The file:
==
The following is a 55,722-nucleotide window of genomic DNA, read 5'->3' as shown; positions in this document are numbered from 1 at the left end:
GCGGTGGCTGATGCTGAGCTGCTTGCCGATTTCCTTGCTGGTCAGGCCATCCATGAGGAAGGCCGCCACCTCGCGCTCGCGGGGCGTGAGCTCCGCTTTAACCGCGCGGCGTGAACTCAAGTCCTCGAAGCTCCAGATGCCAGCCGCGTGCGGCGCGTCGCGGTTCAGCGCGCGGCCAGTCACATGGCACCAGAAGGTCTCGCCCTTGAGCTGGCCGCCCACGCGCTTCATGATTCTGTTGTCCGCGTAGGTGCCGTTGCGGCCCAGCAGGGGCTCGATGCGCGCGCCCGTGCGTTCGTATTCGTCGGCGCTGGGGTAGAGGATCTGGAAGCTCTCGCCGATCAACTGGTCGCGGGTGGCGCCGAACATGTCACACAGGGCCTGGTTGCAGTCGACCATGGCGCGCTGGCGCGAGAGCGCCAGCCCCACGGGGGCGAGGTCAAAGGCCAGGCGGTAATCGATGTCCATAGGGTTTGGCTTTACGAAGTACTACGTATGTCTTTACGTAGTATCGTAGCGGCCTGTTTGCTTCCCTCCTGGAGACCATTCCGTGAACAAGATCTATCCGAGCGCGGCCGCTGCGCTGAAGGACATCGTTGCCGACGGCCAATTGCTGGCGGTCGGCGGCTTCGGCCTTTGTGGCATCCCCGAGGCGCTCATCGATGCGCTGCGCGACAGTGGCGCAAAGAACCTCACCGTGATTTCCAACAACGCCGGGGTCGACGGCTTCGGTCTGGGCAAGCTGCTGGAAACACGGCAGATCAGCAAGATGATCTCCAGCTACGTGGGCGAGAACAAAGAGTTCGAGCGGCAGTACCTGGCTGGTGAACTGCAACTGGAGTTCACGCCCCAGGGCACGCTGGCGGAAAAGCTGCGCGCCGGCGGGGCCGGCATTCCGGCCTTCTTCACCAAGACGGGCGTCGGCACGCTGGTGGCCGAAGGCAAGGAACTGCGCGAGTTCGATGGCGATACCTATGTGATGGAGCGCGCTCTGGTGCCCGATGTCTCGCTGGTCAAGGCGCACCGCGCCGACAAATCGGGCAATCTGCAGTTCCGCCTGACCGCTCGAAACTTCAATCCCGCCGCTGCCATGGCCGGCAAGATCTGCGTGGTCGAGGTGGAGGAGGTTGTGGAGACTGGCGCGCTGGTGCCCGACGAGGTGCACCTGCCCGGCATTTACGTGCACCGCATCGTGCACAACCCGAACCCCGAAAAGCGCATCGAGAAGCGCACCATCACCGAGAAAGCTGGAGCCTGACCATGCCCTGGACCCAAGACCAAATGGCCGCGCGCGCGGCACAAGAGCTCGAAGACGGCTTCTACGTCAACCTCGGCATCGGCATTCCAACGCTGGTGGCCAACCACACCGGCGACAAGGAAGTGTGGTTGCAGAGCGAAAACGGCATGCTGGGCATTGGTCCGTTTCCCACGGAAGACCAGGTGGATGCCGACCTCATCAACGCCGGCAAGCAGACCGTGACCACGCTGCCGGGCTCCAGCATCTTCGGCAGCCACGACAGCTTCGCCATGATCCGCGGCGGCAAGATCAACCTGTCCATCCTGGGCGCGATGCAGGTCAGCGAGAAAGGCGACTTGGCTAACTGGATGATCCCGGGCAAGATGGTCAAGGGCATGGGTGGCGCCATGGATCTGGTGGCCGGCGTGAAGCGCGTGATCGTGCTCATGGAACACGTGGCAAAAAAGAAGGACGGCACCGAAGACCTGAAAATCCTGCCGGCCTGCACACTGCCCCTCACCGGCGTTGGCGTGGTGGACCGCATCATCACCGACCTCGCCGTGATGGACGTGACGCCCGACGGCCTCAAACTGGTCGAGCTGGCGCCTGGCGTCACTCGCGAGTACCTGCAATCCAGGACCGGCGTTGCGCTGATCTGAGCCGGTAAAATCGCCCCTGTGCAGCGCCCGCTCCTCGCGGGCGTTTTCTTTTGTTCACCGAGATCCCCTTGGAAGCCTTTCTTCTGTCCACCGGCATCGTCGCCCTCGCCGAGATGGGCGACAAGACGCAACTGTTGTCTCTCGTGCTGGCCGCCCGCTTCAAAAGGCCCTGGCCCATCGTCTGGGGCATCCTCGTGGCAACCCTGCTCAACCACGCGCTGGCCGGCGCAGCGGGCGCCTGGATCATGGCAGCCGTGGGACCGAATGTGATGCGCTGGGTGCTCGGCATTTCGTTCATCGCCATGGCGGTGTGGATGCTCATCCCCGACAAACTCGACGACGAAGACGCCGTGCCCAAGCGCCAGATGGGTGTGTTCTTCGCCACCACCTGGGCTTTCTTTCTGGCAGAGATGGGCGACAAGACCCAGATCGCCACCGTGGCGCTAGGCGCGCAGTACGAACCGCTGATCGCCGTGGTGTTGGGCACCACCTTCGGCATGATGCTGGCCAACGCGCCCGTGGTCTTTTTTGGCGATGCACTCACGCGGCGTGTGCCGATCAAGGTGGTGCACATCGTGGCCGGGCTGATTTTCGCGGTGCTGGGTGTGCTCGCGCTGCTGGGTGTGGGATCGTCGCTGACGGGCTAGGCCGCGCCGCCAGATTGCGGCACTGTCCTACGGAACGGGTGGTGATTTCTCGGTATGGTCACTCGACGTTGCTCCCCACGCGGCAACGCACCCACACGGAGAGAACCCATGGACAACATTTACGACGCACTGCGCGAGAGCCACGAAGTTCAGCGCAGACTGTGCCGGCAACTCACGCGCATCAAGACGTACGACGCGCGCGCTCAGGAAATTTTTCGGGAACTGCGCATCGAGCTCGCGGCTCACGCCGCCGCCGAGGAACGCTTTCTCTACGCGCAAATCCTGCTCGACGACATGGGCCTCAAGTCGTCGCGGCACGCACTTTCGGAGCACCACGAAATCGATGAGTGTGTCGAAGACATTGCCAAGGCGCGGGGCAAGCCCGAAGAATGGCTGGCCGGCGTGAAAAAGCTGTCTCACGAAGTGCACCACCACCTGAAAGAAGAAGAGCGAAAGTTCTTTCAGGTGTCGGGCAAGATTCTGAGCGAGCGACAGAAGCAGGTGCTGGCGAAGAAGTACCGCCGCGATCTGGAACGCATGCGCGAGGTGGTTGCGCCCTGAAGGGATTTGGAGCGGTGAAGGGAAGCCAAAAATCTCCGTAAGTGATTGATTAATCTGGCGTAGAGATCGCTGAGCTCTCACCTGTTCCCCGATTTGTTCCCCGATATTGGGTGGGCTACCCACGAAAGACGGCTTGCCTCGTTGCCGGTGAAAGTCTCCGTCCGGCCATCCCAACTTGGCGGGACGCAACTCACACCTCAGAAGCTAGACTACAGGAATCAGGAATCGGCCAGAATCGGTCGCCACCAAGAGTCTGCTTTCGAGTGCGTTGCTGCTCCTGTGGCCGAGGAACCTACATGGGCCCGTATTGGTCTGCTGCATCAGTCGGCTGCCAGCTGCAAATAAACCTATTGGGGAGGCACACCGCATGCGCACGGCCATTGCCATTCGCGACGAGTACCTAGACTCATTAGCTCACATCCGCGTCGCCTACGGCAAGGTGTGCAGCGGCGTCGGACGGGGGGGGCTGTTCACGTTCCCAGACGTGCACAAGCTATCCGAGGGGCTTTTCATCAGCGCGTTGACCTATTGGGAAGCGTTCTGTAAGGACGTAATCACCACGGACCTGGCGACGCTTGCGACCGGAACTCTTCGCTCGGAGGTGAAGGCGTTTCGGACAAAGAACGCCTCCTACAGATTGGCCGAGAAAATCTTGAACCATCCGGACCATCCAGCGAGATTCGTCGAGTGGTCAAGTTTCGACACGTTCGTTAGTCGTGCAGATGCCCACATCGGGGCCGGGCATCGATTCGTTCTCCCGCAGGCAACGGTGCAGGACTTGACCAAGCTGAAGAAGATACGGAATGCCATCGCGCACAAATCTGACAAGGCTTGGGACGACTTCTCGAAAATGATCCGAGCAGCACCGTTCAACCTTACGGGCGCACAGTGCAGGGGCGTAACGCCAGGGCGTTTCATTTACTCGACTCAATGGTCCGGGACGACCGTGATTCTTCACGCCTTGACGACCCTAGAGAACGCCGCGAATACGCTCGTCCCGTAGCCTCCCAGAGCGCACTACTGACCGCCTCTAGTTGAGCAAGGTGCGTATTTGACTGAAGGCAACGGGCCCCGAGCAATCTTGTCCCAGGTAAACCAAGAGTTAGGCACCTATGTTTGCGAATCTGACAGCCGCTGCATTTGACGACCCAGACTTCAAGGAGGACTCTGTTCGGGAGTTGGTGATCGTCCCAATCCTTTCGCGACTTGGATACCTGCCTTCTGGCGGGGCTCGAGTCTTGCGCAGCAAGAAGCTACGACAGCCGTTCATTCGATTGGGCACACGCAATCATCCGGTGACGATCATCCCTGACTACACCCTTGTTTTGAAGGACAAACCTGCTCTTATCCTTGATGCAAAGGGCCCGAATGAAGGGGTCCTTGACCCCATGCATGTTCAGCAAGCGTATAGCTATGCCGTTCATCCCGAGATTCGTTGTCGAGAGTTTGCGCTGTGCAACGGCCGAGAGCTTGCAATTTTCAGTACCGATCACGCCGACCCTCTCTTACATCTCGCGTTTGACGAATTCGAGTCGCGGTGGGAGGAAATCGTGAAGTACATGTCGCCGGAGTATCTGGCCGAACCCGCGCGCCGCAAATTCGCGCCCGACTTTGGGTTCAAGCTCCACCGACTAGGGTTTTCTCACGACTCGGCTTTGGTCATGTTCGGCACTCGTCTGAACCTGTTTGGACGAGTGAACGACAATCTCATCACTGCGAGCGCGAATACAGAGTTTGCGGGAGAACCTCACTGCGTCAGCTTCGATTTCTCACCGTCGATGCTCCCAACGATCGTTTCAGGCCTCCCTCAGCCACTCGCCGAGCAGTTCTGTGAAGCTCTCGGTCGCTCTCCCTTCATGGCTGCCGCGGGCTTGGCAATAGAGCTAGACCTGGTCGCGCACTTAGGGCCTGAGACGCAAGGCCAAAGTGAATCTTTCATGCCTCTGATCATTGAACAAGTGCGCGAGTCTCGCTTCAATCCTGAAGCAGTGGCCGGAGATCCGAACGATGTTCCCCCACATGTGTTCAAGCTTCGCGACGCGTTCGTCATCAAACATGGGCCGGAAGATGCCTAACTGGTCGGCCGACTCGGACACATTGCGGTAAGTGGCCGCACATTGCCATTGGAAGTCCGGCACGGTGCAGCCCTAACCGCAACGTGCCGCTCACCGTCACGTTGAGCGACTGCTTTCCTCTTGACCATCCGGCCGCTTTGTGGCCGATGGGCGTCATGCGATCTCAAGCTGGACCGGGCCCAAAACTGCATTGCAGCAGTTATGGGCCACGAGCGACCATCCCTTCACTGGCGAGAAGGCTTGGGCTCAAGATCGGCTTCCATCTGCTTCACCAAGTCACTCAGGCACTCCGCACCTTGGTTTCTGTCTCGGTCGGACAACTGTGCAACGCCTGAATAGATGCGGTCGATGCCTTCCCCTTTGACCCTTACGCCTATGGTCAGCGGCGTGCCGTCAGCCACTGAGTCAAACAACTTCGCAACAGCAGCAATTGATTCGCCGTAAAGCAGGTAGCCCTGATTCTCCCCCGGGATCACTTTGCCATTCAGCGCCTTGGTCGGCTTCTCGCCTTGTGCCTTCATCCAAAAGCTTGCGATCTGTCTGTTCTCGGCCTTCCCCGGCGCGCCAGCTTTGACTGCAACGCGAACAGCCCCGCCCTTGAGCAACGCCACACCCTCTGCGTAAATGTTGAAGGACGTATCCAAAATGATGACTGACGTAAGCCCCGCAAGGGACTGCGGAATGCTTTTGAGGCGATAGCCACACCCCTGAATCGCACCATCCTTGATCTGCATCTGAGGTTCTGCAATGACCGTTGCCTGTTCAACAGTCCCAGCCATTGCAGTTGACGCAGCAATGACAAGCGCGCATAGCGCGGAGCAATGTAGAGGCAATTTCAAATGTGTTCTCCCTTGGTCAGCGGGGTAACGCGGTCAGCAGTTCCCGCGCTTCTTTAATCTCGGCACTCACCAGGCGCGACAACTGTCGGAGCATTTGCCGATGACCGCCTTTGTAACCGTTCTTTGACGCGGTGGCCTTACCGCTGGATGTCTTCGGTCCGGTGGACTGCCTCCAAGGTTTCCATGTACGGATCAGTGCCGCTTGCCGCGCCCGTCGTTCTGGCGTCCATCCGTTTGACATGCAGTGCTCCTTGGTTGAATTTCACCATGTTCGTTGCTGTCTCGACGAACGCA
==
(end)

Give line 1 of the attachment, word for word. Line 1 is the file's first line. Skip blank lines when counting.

The following is a 55,722-nucleotide window of genomic DNA, read 5'->3' as shown; positions in this document are numbered from 1 at the left end: